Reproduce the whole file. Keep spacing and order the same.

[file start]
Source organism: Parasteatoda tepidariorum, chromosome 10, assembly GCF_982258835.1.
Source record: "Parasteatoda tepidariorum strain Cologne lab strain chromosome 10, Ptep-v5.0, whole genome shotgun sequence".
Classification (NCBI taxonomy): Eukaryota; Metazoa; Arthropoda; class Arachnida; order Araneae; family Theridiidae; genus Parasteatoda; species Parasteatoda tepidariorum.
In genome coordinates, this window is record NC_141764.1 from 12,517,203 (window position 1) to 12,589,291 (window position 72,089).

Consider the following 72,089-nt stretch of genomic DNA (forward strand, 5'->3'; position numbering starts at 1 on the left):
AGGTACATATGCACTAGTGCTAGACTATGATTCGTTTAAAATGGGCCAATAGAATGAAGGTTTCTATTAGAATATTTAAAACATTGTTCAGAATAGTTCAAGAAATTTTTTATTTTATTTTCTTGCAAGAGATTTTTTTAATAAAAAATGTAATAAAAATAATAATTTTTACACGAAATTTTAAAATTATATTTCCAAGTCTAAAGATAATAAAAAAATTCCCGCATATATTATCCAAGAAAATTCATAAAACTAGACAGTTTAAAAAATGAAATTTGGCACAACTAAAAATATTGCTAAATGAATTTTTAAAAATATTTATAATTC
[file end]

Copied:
Source organism: Parasteatoda tepidariorum, chromosome 10, assembly GCF_982258835.1.
Source record: "Parasteatoda tepidariorum strain Cologne lab strain chromosome 10, Ptep-v5.0, whole genome shotgun sequence".
Classification (NCBI taxonomy): Eukaryota; Metazoa; Arthropoda; class Arachnida; order Araneae; family Theridiidae; genus Parasteatoda; species Parasteatoda tepidariorum.
In genome coordinates, this window is record NC_141764.1 from 12,517,203 (window position 1) to 12,589,291 (window position 72,089).

Consider the following 72,089-nt stretch of genomic DNA (forward strand, 5'->3'; position numbering starts at 1 on the left):
AGGTACATATGCACTAGTGCTAGACTATGATTCGTTTAAAATGGGCCAATAGAATGAAGGTTTCTATTAGAATATTTAAAACATTGTTCAGAATAGTTCAAGAAATTTTTTATTTTATTTTCTTGCAAGAGATTTTTTTAATAAAAAATGTAATAAAAATAATAATTTTTACACGAAATTTTAAAATTATATTTCCAAGTCTAAAGATAATAAAAAAATTCCCGCATATATTATCCAAGAAAATTCATAAAACTAGACAGTTTAAAAAATGAAATTTGGCACAACTAAAAATATTGCTAAATGAATTTTTAAAAATATTTATAATTC